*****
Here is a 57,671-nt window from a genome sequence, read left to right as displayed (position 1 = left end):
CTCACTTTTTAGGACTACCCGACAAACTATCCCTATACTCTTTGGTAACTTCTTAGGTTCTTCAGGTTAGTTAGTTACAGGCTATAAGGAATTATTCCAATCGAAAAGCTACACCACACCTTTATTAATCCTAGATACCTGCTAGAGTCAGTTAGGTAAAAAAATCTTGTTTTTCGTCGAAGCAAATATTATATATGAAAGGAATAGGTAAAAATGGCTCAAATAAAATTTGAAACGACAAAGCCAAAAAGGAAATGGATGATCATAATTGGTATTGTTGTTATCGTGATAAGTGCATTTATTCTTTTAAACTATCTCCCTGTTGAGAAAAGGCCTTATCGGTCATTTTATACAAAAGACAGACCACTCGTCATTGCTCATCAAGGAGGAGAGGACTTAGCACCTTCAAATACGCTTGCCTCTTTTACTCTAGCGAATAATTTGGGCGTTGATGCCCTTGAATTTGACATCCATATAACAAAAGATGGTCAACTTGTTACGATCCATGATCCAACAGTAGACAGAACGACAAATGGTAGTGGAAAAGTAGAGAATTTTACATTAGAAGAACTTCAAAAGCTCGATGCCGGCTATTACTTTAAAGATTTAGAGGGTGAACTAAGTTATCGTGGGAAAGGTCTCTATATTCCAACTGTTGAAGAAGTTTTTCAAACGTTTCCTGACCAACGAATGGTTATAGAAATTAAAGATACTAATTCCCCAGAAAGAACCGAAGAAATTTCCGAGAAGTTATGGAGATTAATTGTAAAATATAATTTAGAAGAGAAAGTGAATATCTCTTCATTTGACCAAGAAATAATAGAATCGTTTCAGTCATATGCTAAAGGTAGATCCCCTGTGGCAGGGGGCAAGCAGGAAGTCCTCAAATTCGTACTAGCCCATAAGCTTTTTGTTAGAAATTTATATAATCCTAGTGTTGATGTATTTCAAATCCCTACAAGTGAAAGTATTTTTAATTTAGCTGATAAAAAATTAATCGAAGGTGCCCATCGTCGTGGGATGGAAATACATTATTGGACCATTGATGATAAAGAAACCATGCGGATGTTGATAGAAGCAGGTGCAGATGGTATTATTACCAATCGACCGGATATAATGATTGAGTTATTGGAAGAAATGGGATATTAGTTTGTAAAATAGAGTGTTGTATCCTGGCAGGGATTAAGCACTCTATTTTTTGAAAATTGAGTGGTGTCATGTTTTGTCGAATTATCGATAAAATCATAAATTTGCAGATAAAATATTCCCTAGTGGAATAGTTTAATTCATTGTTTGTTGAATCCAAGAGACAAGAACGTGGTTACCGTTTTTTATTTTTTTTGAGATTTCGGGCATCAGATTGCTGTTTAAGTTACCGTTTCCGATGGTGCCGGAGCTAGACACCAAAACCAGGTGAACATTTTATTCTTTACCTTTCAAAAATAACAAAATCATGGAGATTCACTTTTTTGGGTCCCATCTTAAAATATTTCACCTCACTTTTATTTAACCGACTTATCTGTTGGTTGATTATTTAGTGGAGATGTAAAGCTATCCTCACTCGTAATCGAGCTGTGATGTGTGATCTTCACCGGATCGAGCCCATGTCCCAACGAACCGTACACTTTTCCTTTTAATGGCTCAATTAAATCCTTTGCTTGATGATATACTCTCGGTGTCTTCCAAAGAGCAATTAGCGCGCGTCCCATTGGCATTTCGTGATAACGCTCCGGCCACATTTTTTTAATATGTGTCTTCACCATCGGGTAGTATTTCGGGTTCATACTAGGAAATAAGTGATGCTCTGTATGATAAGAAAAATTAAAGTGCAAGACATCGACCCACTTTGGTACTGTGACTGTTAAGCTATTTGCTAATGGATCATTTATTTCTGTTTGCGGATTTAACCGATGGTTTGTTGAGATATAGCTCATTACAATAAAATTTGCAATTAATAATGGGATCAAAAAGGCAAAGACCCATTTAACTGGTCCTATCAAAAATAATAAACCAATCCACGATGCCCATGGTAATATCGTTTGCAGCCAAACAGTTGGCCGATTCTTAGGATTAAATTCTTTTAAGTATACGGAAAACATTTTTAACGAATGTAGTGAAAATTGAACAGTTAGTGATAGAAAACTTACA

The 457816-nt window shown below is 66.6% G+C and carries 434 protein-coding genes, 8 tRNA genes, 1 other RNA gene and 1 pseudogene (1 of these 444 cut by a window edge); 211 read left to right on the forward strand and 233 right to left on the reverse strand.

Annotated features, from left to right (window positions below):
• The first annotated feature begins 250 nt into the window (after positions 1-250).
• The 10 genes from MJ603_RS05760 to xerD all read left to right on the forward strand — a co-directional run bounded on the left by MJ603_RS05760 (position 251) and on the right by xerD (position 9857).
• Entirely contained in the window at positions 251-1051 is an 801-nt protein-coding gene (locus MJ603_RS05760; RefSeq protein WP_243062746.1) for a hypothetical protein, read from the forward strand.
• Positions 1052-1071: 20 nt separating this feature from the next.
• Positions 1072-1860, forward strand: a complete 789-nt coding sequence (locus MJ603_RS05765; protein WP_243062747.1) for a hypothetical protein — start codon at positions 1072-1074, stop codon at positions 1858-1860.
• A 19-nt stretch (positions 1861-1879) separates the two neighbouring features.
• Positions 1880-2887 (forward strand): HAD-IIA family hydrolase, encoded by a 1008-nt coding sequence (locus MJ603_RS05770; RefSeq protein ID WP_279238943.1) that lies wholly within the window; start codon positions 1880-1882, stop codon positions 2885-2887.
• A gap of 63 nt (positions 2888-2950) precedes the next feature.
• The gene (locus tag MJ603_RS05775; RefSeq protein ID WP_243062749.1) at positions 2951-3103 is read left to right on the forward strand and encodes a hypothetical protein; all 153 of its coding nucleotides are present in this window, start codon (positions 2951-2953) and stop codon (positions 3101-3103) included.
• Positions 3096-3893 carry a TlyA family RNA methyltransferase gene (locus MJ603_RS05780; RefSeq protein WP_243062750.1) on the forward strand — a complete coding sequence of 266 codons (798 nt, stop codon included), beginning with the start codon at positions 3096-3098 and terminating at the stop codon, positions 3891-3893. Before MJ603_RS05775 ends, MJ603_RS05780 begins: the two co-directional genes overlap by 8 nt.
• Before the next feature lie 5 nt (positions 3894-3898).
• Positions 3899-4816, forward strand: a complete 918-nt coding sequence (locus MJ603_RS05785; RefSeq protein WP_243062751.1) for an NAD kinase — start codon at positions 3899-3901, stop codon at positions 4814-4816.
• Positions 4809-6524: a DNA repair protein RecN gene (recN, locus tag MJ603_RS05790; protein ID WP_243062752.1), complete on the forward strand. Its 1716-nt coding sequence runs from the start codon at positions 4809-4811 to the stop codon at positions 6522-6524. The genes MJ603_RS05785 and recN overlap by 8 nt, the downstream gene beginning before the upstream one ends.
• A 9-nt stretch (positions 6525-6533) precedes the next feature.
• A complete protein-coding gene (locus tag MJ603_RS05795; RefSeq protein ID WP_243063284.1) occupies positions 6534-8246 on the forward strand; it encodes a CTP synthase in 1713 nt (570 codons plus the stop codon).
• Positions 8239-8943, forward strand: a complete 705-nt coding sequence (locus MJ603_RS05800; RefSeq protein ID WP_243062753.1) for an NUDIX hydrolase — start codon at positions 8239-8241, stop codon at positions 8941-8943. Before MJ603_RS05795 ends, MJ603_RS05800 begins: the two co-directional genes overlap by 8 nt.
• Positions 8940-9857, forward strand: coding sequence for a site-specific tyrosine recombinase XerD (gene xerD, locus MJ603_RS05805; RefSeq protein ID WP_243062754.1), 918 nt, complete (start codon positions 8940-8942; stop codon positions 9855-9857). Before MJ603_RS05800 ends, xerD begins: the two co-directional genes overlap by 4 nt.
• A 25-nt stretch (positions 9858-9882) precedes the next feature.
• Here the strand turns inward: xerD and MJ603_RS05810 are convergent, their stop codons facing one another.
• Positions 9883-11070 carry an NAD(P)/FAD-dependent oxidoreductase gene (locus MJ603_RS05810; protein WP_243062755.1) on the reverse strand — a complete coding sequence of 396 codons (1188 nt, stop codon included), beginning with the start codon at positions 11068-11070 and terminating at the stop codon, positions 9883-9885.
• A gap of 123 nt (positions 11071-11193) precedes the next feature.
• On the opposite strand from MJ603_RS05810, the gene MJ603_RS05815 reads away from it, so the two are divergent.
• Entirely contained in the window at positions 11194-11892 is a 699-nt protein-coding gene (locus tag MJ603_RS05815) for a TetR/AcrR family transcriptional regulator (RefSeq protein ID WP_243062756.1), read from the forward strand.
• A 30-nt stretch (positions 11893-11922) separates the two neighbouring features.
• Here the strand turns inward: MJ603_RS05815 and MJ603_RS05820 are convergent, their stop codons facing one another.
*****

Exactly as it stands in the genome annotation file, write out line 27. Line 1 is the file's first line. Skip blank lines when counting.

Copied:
• Entirely contained in the window at positions 11194-11892 is a 699-nt protein-coding gene (locus tag MJ603_RS05815) for a TetR/AcrR family transcriptional regulator (RefSeq protein ID WP_243062756.1), read from the forward strand.